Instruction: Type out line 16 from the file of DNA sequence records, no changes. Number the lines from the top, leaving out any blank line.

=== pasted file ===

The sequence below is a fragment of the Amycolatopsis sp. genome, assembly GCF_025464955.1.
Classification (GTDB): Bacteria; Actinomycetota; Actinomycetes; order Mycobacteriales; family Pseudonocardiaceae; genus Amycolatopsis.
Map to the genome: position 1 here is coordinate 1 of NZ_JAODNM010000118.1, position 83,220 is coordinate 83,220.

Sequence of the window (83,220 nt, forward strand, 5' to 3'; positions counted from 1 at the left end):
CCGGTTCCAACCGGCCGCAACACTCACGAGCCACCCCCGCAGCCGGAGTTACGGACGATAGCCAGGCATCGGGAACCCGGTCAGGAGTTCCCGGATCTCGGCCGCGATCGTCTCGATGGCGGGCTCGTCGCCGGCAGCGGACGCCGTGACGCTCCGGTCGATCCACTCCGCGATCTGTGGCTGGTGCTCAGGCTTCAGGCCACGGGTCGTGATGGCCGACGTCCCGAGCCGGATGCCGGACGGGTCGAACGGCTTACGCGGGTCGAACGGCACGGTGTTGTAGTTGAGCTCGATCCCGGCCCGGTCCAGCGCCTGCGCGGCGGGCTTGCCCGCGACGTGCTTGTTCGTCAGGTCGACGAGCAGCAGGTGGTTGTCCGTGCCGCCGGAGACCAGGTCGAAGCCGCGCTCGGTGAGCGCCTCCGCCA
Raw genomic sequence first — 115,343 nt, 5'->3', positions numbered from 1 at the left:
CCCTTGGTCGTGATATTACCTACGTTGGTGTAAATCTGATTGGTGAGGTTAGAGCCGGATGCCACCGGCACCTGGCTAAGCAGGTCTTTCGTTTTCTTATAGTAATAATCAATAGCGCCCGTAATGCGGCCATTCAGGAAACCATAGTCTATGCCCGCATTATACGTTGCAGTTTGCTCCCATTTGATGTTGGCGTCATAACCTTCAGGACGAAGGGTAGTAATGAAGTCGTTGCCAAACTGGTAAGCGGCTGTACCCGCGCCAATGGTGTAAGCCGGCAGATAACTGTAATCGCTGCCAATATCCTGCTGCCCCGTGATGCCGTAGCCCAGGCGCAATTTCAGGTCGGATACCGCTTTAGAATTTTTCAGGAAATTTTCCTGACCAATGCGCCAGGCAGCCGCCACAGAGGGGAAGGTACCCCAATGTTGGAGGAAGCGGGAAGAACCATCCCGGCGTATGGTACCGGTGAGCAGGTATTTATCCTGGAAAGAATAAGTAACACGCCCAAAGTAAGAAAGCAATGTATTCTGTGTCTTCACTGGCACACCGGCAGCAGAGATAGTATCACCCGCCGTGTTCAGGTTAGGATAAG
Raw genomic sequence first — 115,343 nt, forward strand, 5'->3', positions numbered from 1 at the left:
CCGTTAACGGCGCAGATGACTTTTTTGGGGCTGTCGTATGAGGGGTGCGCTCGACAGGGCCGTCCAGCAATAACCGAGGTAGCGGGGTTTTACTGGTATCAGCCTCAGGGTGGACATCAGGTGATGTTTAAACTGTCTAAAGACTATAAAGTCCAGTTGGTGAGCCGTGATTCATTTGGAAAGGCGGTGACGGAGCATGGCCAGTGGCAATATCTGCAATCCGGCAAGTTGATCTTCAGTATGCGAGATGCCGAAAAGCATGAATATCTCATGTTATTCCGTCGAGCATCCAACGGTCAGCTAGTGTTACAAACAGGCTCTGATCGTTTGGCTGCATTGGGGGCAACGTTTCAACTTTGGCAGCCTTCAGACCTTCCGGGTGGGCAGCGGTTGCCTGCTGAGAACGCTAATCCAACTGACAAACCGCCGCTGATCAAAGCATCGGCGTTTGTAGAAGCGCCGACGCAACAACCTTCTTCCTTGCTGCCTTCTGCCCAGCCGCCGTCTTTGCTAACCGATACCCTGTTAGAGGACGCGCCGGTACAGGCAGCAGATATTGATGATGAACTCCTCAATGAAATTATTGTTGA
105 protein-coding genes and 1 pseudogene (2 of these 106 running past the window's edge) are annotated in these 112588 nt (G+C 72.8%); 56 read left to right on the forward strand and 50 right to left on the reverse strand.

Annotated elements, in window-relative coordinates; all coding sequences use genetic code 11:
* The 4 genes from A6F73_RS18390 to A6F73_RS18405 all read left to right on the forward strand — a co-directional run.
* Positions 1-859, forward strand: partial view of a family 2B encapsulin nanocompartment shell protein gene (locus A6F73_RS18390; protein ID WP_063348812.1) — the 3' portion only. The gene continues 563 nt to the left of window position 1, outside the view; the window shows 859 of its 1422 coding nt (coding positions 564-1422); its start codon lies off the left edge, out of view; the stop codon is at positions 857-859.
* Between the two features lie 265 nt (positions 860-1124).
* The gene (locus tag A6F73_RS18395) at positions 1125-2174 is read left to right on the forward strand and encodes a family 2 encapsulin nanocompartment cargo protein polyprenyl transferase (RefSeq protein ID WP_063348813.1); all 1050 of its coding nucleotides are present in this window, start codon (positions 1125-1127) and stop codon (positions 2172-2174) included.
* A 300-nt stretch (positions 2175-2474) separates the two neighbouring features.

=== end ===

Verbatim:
* A 300-nt stretch (positions 2175-2474) separates the two neighbouring features.